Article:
Building Database Tests that Don’t Break

As I discussed in Unit Testing the Database, a difficulty you run into when using a shared dataset for unit tests is making sure you write your test in such a way that changes to the dataset will not break older tests.

Note: depending on the database access framework you use, you will actually access the database through a Connection, EntityManager, Session, PersistenceManager etc. I’ll use the term “Connection” generically for any of these access types because the same pattern applies to them all.

Don’t Rely on Particular Data

The following is an example of a bad test that will break when the dataset changes:

public void testFindActive() {
Collection returnSet = new PersonDAO(connection).findActive();
assertEquals(5, returnSet.size());
}

When you first write the above test, it will work fine because you have know your data set has 5 person rows in it. However, when you get to the next test and realize you need more test data and add a new person row, the testFindActive() method will suddenly fail when the method being tested isn’t actually broken.

What I have found to be the best way of writing better tests is to create a framework that lets you describe what type of rows you expect your method to return. Here is a code example:

public void testFindActive() {
assertDataCorrect("Did not return active people correctly",
new DataComparator(entityManager, Person.class) {
public boolean include(Person person) {
return person.isActive();
}
}
}

There are two advantages to this method of testing:

  1. It doesn’t break if person rows are added or removed
  2. The test better documents the intent of the isActive() method
  3. Since you are describing your filter via normal object methods, the test will stay up to date as you refactor your code.

Of course, you need to have an implementation of assertDataCorrect(). Unfortunately, although it is fairly straightforward to implement, how you actually implement it varies depending on your database access framework. Here is a pseudo-code sample to get you started:

public abstract class DataTestCase extends TestCase {
assertDataCorrect(String message,
DataComparator comparator, Collection
collectionToTest) {

assertNotNull("Collection to test was null, poor test", collectionToTest);
assertTrue("Collection to test was empty, poor test", collectionToTest.size() > 1);

List allObjects = comparator.getEntityManager
.createQuery("from " + comparator.getEntityClass().getName());

int matchingObjects = 0;
List filteredObjectsFromDB = filterObjects(comparator, allObjects);
for (Object objectFromDB : filteredObjectsFromDB) {
matchingObjects++;
if (!collectionToTest.contains(object)) {
fail ("Expected object '"+object.toString()+"' not found in collection");
}
}
assertTrue("Expected "+matchingObjects
+" objects, passed collection was "+collectionToTest.size(),
matchingObjects == collectionToTest.size());
}
}

Some notes on the above implementation:

  1. The class extends TestCase so as long as all your database tests extends the new DatabaseTestCase you will always have access to the new assertions.
  2. If the passed collection is null or empty, the test fails. The reason for this is because if your query is returning nothing from the database, you don’t really know if it is filtered down correctly. It could be working correctly, or it could be you have a typo in your filter that will always make it return no results.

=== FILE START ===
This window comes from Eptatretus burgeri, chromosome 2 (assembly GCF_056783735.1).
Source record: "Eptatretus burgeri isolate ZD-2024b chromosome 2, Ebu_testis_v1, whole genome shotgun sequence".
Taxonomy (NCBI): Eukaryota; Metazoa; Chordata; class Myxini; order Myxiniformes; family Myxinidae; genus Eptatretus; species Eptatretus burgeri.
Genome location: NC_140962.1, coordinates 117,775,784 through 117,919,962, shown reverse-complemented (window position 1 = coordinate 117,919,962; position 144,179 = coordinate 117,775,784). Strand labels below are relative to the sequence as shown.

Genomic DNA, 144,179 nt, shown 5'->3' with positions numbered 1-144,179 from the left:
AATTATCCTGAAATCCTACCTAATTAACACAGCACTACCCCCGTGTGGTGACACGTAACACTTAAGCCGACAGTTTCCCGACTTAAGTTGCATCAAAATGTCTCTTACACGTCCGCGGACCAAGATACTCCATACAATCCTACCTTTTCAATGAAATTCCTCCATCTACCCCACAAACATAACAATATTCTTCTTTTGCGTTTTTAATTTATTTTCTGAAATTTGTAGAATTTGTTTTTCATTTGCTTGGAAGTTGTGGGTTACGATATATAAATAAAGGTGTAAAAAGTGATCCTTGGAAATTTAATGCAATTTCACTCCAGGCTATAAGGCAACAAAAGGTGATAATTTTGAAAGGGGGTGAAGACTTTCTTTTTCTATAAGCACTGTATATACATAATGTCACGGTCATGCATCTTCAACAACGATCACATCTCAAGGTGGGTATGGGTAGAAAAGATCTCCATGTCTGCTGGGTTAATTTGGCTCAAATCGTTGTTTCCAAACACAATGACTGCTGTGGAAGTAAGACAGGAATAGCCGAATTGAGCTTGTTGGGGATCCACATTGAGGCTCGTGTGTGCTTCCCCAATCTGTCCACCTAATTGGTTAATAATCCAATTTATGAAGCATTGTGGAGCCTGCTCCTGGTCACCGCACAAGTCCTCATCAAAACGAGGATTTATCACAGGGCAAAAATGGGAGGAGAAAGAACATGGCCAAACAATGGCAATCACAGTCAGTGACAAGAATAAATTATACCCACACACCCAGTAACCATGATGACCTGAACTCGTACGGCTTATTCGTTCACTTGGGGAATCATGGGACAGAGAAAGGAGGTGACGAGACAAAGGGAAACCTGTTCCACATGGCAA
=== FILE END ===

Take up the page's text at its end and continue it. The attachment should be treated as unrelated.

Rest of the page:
3. The assert function selects out all rows from the database and compares them to the returned objects. If you have a lot of rows, this will be a very poor-performing test. In practice, your test dataset will normally not grow so large this will become a problem, but it is something to keep in mind if you ever think about running your test suite against a copy of production data.

Eventually, I hope to create a database unit testing library that better encapsulates this logic, but have not had the time yet. If there is anyone who would like to volunteer to help out with creating one, please contact me at nathan [at] sundog.net.

Start a transaction in your setUp() method and roll it back in your tearDown() method

By running your test in a transaction, you ensure that (normally) whatever your code under test does to the database will have no lasting affect and will not cause later tests to fail. This is a simple extension of the unit testing principal of not assuming your tests will run in a particular order and to have no side effect of your tests.

If your code under test attempts to start and commit transactions, you may need to create a wrapper connection around the actual connection that intercepts calls to start and end transactions and simply logs that they happened. That way you can test that the commit you expected actually happened and still actually roll back the database in your tearDown() method.

The thing to watch out for is auto-committing code in your class under test. For example, if your tested logic creates a new table, many databases will auto-commit the transaction. In these cases, you will need to manually undo the changes in a finally block in your test so you still follow the “no side-effect” rule.

2 Comments

  1. Jarkko Laine:

    Great post! I’ve been thinking trying to find a good solution for a similar situation at work, and your example gave me a push to the right direction! Thanks!

  2. dhartford:

    Is there a recent refresh of this post somewhere with the recent changes to Liquibase (and the ‘unit testing the database’ post) with more recent examples?

    This is good stuff!

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